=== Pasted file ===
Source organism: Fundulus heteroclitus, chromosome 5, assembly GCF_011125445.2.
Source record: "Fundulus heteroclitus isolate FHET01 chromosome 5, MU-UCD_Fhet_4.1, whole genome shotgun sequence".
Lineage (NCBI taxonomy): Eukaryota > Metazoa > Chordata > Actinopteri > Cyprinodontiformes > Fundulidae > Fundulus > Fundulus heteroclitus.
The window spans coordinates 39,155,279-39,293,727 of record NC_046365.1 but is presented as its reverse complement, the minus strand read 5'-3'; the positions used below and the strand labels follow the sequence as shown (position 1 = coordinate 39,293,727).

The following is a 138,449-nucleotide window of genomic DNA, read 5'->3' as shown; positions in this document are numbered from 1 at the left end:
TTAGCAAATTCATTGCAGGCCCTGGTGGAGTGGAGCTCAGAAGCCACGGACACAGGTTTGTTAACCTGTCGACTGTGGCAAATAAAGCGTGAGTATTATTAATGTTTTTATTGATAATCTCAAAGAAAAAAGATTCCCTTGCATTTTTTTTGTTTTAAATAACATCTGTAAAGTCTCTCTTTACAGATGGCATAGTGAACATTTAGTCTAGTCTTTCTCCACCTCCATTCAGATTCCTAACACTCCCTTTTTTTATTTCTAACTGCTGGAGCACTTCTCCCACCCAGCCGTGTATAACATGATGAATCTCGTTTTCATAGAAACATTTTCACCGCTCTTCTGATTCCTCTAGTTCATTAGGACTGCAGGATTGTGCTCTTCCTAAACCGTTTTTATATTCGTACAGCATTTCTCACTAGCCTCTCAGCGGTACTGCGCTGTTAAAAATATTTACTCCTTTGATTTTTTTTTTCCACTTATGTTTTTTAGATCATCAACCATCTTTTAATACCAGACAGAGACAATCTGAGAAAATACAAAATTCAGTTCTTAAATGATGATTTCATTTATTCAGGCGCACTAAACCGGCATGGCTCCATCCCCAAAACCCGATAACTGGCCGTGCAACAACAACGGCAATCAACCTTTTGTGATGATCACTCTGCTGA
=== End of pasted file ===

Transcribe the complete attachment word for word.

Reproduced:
Source organism: Fundulus heteroclitus, chromosome 5, assembly GCF_011125445.2.
Source record: "Fundulus heteroclitus isolate FHET01 chromosome 5, MU-UCD_Fhet_4.1, whole genome shotgun sequence".
Lineage (NCBI taxonomy): Eukaryota > Metazoa > Chordata > Actinopteri > Cyprinodontiformes > Fundulidae > Fundulus > Fundulus heteroclitus.
The window spans coordinates 39,155,279-39,293,727 of record NC_046365.1 but is presented as its reverse complement, the minus strand read 5'-3'; the positions used below and the strand labels follow the sequence as shown (position 1 = coordinate 39,293,727).

The following is a 138,449-nucleotide window of genomic DNA, read 5'->3' as shown; positions in this document are numbered from 1 at the left end:
TTAGCAAATTCATTGCAGGCCCTGGTGGAGTGGAGCTCAGAAGCCACGGACACAGGTTTGTTAACCTGTCGACTGTGGCAAATAAAGCGTGAGTATTATTAATGTTTTTATTGATAATCTCAAAGAAAAAAGATTCCCTTGCATTTTTTTTGTTTTAAATAACATCTGTAAAGTCTCTCTTTACAGATGGCATAGTGAACATTTAGTCTAGTCTTTCTCCACCTCCATTCAGATTCCTAACACTCCCTTTTTTTATTTCTAACTGCTGGAGCACTTCTCCCACCCAGCCGTGTATAACATGATGAATCTCGTTTTCATAGAAACATTTTCACCGCTCTTCTGATTCCTCTAGTTCATTAGGACTGCAGGATTGTGCTCTTCCTAAACCGTTTTTATATTCGTACAGCATTTCTCACTAGCCTCTCAGCGGTACTGCGCTGTTAAAAATATTTACTCCTTTGATTTTTTTTTTCCACTTATGTTTTTTAGATCATCAACCATCTTTTAATACCAGACAGAGACAATCTGAGAAAATACAAAATTCAGTTCTTAAATGATGATTTCATTTATTCAGGCGCACTAAACCGGCATGGCTCCATCCCCAAAACCCGATAACTGGCCGTGCAACAACAACGGCAATCAACCTTTTGTGATGATCACTCTGCTGA